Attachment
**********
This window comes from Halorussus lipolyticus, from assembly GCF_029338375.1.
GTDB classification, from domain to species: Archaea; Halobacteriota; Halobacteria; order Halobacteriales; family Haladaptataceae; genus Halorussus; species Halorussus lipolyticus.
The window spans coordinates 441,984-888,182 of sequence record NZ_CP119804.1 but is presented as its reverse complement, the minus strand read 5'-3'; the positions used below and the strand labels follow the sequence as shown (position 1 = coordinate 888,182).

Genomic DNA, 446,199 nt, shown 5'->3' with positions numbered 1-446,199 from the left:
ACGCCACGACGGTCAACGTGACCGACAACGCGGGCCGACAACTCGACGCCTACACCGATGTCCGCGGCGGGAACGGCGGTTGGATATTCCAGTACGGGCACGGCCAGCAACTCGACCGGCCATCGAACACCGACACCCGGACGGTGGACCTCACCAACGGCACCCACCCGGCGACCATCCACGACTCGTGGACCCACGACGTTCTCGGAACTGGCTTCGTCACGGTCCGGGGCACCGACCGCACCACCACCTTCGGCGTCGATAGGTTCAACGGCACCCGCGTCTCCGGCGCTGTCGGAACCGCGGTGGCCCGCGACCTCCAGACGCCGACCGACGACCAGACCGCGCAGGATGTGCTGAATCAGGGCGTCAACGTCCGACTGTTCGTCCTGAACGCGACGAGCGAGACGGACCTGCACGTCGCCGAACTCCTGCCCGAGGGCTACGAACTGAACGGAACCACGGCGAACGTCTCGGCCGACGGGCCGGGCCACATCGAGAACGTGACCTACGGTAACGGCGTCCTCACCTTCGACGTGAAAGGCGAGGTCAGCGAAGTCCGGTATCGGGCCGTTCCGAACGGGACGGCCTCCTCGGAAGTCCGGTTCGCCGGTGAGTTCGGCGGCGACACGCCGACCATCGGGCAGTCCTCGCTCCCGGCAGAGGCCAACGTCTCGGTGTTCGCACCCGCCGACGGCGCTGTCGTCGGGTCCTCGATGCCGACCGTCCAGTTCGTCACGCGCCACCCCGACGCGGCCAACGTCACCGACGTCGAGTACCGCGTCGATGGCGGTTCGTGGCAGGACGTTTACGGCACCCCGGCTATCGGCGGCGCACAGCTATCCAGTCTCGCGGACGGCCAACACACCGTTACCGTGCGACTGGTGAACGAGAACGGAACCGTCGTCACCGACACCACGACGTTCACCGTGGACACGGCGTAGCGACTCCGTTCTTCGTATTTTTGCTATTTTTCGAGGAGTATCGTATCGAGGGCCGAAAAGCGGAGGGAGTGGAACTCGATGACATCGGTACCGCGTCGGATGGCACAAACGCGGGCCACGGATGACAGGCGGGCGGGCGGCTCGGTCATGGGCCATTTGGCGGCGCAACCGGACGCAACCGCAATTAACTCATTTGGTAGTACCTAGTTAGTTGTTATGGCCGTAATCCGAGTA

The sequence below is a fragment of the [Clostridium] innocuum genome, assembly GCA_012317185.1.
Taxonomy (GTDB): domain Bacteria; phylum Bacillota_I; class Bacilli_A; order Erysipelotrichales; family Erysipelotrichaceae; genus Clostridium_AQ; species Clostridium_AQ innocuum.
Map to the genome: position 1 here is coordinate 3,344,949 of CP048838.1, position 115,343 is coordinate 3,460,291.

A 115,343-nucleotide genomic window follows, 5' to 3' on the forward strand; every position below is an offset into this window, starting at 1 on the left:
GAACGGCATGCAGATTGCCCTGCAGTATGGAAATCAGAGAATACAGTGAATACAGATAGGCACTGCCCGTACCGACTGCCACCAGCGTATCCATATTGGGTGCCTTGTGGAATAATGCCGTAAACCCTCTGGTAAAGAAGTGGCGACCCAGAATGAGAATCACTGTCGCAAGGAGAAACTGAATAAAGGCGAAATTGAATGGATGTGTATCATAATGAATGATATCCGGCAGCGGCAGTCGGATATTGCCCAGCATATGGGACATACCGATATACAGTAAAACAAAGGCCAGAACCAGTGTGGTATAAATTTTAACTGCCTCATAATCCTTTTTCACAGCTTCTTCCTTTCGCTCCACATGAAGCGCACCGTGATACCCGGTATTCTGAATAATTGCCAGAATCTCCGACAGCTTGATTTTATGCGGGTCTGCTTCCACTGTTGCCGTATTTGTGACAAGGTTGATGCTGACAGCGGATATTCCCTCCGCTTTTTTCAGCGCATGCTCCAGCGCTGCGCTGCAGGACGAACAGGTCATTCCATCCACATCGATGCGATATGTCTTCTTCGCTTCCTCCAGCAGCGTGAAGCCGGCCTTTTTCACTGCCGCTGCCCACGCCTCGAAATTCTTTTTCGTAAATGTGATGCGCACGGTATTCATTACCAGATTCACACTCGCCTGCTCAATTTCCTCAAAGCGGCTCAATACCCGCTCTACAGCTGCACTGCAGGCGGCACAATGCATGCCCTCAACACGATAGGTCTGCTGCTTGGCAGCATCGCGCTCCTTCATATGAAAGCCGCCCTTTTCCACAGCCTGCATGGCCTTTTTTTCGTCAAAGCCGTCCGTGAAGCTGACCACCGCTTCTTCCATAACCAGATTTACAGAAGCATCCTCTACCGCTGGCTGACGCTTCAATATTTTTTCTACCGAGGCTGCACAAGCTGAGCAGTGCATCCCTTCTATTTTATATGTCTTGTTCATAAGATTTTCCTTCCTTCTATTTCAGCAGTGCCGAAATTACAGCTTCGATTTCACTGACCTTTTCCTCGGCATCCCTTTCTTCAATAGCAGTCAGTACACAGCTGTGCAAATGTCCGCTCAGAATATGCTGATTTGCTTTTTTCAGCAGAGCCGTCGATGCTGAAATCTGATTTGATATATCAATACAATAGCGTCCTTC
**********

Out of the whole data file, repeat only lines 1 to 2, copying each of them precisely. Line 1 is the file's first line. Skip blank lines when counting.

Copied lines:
This window comes from Halorussus lipolyticus, from assembly GCF_029338375.1.
GTDB classification, from domain to species: Archaea; Halobacteriota; Halobacteria; order Halobacteriales; family Haladaptataceae; genus Halorussus; species Halorussus lipolyticus.